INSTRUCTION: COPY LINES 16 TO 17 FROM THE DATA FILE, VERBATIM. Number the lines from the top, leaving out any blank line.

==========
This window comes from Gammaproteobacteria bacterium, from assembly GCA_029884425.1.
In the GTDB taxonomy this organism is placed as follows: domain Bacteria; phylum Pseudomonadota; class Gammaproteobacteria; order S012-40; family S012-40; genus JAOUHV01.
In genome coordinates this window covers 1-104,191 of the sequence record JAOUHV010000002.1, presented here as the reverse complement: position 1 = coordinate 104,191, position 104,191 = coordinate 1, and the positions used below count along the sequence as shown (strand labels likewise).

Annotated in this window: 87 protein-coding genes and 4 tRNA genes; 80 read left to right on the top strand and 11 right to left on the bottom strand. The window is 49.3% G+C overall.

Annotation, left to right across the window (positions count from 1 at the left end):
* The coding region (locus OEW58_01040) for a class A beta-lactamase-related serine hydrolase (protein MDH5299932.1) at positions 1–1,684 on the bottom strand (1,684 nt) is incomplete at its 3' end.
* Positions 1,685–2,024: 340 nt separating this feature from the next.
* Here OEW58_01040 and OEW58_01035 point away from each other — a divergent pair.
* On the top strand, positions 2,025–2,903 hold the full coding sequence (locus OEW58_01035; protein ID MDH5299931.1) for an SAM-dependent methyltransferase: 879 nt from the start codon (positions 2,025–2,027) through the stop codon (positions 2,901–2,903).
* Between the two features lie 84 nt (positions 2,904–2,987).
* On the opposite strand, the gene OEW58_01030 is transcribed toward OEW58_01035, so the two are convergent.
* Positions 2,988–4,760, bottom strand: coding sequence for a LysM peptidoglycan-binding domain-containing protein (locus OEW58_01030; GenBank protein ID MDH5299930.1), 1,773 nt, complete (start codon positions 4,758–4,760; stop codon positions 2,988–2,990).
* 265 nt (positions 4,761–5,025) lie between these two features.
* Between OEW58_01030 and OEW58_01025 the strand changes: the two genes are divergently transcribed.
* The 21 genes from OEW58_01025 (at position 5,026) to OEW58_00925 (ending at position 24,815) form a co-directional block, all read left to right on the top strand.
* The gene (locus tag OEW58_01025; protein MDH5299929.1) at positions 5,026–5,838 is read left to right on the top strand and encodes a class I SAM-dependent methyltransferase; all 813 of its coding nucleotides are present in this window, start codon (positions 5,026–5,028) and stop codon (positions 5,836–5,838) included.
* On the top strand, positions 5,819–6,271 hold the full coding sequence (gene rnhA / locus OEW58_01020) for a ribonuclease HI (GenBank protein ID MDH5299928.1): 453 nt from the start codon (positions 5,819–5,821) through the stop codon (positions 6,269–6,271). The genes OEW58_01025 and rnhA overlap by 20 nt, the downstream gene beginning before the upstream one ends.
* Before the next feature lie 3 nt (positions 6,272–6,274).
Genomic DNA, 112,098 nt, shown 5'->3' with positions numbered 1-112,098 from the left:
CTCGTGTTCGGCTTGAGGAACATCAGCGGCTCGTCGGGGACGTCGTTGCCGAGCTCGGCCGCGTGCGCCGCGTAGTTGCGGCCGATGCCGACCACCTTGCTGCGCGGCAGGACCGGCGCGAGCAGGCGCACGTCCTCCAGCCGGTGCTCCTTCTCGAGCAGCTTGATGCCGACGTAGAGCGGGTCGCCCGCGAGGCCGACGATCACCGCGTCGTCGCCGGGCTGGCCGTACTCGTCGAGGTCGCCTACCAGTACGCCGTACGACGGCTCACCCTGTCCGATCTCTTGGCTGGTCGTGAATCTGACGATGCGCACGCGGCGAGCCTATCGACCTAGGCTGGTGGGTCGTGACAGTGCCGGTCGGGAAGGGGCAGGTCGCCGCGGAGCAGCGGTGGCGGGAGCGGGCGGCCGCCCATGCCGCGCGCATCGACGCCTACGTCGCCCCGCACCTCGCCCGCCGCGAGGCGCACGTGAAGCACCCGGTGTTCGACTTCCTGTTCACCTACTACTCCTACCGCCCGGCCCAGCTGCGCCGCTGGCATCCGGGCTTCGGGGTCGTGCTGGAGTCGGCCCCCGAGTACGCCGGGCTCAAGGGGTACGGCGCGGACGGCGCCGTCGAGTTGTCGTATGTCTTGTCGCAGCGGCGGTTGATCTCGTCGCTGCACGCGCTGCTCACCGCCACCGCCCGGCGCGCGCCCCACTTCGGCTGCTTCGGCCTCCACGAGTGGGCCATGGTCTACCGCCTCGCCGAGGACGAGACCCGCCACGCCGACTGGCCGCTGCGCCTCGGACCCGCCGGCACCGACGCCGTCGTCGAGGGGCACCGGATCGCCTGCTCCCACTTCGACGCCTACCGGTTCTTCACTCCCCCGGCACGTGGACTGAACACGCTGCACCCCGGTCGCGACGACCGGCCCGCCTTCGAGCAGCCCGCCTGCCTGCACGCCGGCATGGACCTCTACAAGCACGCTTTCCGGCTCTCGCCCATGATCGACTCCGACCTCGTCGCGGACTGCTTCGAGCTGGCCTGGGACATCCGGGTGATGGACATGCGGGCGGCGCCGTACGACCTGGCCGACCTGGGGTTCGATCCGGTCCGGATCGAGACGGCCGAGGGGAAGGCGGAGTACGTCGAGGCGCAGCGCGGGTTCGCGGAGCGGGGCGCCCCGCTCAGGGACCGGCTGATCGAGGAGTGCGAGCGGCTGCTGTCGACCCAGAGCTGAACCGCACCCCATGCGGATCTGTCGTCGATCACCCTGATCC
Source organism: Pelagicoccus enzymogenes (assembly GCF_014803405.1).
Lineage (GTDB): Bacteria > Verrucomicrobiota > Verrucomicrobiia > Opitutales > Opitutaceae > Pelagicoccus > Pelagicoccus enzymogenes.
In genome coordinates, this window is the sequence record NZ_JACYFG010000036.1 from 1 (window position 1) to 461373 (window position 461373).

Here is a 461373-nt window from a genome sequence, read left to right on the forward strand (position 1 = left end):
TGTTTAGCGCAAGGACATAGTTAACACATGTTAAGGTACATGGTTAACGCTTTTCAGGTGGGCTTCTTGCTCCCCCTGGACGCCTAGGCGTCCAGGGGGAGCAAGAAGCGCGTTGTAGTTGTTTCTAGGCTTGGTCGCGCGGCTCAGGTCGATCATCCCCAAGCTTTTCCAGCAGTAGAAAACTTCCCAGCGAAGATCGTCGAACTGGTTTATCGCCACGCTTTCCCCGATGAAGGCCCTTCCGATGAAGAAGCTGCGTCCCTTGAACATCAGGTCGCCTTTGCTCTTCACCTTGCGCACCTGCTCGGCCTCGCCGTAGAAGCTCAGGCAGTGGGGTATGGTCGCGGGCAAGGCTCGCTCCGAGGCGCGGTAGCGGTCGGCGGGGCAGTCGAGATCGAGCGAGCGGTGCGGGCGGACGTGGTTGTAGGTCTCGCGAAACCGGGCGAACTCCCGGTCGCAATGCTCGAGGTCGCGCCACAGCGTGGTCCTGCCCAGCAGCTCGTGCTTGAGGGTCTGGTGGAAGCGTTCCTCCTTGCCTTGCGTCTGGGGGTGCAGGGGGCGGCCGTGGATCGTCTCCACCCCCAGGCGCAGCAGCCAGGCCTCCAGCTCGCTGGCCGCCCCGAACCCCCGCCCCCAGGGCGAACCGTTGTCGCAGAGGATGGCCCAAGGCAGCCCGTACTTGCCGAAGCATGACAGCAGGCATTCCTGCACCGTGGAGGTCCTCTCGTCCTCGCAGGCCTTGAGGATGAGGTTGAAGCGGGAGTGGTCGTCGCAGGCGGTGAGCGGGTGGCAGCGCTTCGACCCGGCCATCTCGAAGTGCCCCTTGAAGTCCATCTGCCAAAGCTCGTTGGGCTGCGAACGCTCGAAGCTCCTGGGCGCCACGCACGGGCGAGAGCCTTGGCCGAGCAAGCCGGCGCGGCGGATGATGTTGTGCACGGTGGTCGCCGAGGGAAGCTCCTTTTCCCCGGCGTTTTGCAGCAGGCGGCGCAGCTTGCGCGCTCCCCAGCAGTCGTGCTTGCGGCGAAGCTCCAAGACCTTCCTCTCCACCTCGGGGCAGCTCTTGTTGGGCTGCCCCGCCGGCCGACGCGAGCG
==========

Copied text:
* The gene (locus tag OEW58_01025; protein MDH5299929.1) at positions 5,026–5,838 is read left to right on the top strand and encodes a class I SAM-dependent methyltransferase; all 813 of its coding nucleotides are present in this window, start codon (positions 5,026–5,028) and stop codon (positions 5,836–5,838) included.
* On the top strand, positions 5,819–6,271 hold the full coding sequence (gene rnhA / locus OEW58_01020) for a ribonuclease HI (GenBank protein ID MDH5299928.1): 453 nt from the start codon (positions 5,819–5,821) through the stop codon (positions 6,269–6,271). The genes OEW58_01025 and rnhA overlap by 20 nt, the downstream gene beginning before the upstream one ends.